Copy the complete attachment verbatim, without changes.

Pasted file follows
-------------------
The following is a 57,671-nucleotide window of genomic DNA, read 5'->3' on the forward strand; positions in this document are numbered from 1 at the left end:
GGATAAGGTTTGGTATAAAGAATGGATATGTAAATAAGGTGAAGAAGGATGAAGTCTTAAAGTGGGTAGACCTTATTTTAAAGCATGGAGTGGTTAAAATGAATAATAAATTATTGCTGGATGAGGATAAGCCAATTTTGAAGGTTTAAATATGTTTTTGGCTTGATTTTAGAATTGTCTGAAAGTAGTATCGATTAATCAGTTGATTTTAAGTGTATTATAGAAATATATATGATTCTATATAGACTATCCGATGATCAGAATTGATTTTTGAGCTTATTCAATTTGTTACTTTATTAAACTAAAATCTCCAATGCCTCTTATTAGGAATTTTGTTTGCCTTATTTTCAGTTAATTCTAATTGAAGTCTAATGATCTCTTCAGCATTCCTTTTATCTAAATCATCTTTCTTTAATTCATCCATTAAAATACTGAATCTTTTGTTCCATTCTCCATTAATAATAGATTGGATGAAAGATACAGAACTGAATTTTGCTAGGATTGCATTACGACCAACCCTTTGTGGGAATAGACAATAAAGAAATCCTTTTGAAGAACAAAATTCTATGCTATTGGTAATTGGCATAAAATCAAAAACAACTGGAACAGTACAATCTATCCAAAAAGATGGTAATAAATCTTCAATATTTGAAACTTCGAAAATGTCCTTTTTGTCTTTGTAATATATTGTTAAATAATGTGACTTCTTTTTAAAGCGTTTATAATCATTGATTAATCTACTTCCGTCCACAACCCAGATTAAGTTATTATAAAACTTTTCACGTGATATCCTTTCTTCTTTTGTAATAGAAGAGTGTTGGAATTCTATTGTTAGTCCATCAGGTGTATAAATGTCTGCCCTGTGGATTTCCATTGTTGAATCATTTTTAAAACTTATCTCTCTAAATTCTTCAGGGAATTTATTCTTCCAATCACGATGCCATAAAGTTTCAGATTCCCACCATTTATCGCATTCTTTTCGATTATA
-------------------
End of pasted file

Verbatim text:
The following is a 57,671-nucleotide window of genomic DNA, read 5'->3' on the forward strand; positions in this document are numbered from 1 at the left end:
GGATAAGGTTTGGTATAAAGAATGGATATGTAAATAAGGTGAAGAAGGATGAAGTCTTAAAGTGGGTAGACCTTATTTTAAAGCATGGAGTGGTTAAAATGAATAATAAATTATTGCTGGATGAGGATAAGCCAATTTTGAAGGTTTAAATATGTTTTTGGCTTGATTTTAGAATTGTCTGAAAGTAGTATCGATTAATCAGTTGATTTTAAGTGTATTATAGAAATATATATGATTCTATATAGACTATCCGATGATCAGAATTGATTTTTGAGCTTATTCAATTTGTTACTTTATTAAACTAAAATCTCCAATGCCTCTTATTAGGAATTTTGTTTGCCTTATTTTCAGTTAATTCTAATTGAAGTCTAATGATCTCTTCAGCATTCCTTTTATCTAAATCATCTTTCTTTAATTCATCCATTAAAATACTGAATCTTTTGTTCCATTCTCCATTAATAATAGATTGGATGAAAGATACAGAACTGAATTTTGCTAGGATTGCATTACGACCAACCCTTTGTGGGAATAGACAATAAAGAAATCCTTTTGAAGAACAAAATTCTATGCTATTGGTAATTGGCATAAAATCAAAAACAACTGGAACAGTACAATCTATCCAAAAAGATGGTAATAAATCTTCAATATTTGAAACTTCGAAAATGTCCTTTTTGTCTTTGTAATATATTGTTAAATAATGTGACTTCTTTTTAAAGCGTTTATAATCATTGATTAATCTACTTCCGTCCACAACCCAGATTAAGTTATTATAAAACTTTTCACGTGATATCCTTTCTTCTTTTGTAATAGAAGAGTGTTGGAATTCTATTGTTAGTCCATCAGGTGTATAAATGTCTGCCCTGTGGATTTCCATTGTTGAATCATTTTTAAAACTTATCTCTCTAAATTCTTCAGGGAATTTATTCTTCCAATCACGATGCCATAAAGTTTCAGATTCCCACCATTTATCGCATTCTTTTCGATTATA